Fears 92,000 'shoddily built' boom-time apartments affected by fire and structural defects
Around 92,000 apartments are feared to have serious defects from shoddy construction and lax building controls, with many rendered fire hazards as a result.
A new group representing owners of apartments facing hefty bills to fix flaws in their homes says the numbers that have come to light to date through court cases are only the tip of the iceberg.
The Construction Defects Alliance is urging affected owners to get in touch.
Spokeswoman Kath Cottier said most were too scared to speak out publicly.
"Many homeowners are worried about the impact on their lenders and insurers, if and when they find out about the defects, as well as the real concern that they may have difficulty selling their property," she told the Oireachtas Housing Committee.
The committee heard that the dilemma was causing tensions between neighbours and among the voluntary owners management companies set up to manage common areas in apartment developments and collect management fees.
"For every one person who speaks out, there's 10 who won't which is why we need to be a voice for them," said Des McCabe, of the Apartment Owners' Network which has joined forces with the alliance.
Owners in more than a dozen boom-era developments in Dublin and Meath have joined the alliance, but more than 131,000 apartments were built from 2000-2008.
Industry estimates suggest as many as 70pc of them, or almost 92,000, may be substandard.
There have already been several high-profile cases of residents having to evacuate apartment complexes on the orders of chief fire officers over fire safety and structural concerns. In almost all cases, the owners are left to foot the bill for remedial works at a cost of up to €25,000 each.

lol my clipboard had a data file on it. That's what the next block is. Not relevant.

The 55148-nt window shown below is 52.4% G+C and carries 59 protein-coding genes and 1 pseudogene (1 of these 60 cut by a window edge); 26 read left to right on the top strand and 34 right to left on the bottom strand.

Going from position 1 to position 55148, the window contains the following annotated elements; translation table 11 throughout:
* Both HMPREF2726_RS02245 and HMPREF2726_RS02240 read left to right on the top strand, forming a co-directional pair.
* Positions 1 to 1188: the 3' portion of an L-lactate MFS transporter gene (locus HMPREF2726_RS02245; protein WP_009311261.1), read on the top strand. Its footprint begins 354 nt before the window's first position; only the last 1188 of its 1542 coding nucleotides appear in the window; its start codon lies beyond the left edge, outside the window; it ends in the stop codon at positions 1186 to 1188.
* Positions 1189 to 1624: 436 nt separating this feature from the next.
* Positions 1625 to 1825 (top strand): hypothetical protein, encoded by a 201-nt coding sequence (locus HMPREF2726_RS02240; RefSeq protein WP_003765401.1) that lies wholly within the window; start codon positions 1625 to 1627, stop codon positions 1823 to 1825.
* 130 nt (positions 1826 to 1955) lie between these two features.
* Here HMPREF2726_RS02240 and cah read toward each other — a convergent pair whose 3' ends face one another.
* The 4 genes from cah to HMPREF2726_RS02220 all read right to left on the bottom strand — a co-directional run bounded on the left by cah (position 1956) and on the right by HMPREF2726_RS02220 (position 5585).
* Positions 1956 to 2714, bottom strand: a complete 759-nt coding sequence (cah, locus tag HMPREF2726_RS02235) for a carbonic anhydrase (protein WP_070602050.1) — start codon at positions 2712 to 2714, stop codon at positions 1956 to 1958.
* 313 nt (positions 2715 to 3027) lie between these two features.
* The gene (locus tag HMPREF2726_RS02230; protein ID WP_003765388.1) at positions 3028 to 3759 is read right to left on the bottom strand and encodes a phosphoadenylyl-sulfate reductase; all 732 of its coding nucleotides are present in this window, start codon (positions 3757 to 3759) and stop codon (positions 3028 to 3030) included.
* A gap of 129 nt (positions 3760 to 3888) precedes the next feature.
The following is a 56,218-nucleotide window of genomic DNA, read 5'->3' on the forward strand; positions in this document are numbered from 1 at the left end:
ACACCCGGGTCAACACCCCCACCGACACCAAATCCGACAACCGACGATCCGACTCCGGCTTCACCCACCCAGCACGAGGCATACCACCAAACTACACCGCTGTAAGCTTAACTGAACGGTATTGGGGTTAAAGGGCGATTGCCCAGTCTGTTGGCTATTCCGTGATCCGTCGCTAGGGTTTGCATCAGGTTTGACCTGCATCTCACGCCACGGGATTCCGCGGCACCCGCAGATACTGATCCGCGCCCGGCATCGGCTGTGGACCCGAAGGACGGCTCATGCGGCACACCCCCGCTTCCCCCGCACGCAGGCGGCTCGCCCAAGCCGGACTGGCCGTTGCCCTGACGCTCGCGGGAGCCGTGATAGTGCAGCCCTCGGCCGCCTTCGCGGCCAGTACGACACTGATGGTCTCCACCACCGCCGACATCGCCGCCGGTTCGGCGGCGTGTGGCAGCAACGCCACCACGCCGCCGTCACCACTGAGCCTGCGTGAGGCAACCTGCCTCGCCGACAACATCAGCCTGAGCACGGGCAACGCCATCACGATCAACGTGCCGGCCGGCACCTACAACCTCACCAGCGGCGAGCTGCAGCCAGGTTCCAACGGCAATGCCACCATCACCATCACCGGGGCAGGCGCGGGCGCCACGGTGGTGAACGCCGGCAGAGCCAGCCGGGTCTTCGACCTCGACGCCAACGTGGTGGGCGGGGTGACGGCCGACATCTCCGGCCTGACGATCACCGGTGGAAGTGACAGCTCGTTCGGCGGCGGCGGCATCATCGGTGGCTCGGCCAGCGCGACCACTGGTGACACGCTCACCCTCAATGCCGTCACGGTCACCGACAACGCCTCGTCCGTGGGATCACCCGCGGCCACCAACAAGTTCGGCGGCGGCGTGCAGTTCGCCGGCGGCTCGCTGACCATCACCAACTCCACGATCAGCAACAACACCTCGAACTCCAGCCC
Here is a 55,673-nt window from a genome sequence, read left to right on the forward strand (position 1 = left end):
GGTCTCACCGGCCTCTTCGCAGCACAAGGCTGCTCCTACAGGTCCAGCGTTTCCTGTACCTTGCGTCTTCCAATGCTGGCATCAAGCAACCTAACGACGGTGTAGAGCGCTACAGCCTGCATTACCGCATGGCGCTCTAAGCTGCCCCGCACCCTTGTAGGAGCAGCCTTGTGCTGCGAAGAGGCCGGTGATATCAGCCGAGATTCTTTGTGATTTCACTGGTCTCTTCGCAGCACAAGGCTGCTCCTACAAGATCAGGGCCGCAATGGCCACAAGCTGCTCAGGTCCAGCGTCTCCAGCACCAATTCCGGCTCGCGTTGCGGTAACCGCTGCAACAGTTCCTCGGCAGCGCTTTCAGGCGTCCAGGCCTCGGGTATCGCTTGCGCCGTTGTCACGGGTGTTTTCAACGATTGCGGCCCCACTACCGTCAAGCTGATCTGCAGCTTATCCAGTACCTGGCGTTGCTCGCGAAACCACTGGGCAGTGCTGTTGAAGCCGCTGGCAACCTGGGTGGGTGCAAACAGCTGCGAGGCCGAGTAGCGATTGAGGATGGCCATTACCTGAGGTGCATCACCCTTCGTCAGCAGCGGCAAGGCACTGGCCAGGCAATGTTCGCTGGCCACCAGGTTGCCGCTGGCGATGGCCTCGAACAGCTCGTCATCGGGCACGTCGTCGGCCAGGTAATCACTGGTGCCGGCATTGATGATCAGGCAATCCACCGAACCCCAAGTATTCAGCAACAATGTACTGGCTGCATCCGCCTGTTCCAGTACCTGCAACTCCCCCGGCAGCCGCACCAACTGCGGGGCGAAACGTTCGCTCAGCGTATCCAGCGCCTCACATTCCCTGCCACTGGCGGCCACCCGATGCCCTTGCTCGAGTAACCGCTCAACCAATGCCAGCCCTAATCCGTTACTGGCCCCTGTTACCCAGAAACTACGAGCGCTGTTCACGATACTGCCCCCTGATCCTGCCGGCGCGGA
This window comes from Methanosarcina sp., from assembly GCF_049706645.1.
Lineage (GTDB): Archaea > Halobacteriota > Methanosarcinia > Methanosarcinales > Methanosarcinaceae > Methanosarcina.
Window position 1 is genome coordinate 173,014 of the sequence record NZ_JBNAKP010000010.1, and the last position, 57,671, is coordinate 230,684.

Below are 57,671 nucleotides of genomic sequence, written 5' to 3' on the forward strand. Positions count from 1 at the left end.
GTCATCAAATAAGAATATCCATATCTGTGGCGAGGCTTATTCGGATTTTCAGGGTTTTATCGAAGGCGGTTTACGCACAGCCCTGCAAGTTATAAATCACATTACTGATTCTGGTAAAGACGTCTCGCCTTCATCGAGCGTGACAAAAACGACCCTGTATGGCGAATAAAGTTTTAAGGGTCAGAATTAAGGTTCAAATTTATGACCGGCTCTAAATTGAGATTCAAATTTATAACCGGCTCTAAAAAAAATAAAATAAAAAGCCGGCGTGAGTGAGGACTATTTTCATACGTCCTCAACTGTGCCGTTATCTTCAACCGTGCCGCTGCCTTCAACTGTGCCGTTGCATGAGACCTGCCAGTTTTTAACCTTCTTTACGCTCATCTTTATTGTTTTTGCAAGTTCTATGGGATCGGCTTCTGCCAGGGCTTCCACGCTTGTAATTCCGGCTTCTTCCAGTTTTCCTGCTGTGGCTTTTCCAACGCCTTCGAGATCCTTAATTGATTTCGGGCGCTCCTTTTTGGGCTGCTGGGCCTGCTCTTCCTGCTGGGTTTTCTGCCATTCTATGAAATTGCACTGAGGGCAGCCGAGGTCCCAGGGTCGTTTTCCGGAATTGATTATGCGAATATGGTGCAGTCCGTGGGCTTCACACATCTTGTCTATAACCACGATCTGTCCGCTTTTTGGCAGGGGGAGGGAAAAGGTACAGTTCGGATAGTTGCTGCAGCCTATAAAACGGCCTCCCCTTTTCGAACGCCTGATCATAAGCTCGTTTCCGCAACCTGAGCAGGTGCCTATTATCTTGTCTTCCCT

Andrew Prior told the committee he was an accidental landlord with a two-bedroom apartment in a development deemed a fire safety risk. He was charging rent far below market rates for the property and was resigned to never getting back the price he paid for it.
"It was quite an emotional thing to find out there may be a fire risk. We didn't take tenants with children after that. I've had to budget €220-€250 a month for the last 30 months to pay for remedial works.
"I've sacrificed my pension and private health insurance. I can handle that but I'm aware of people in the development who can't find the money.
"I know of a woman with health problems who can't afford her medicine. Her family have to help her out."
Sinn Féin TD Eoin Ó Broin said it was two years since the committee produced its 'Safe as Houses' report with recommendations for the State to help people stuck with defective homes.
"We keep hearing the line that the State cannot take on all liabilities in all circumstances. We've never asked for that. We've asked that, in the first instance, developers are made to pay and that the State lends a hand where that can't happen," he said.
He said the State should start by setting up an independent panel modelled on the Residential Tenancies Board to mediate between developers and homeowners and issue legally binding determinations where necessary.
The alliance is also seeking low-interest loans, tax reliefs or other financial help to ease the burden on owners.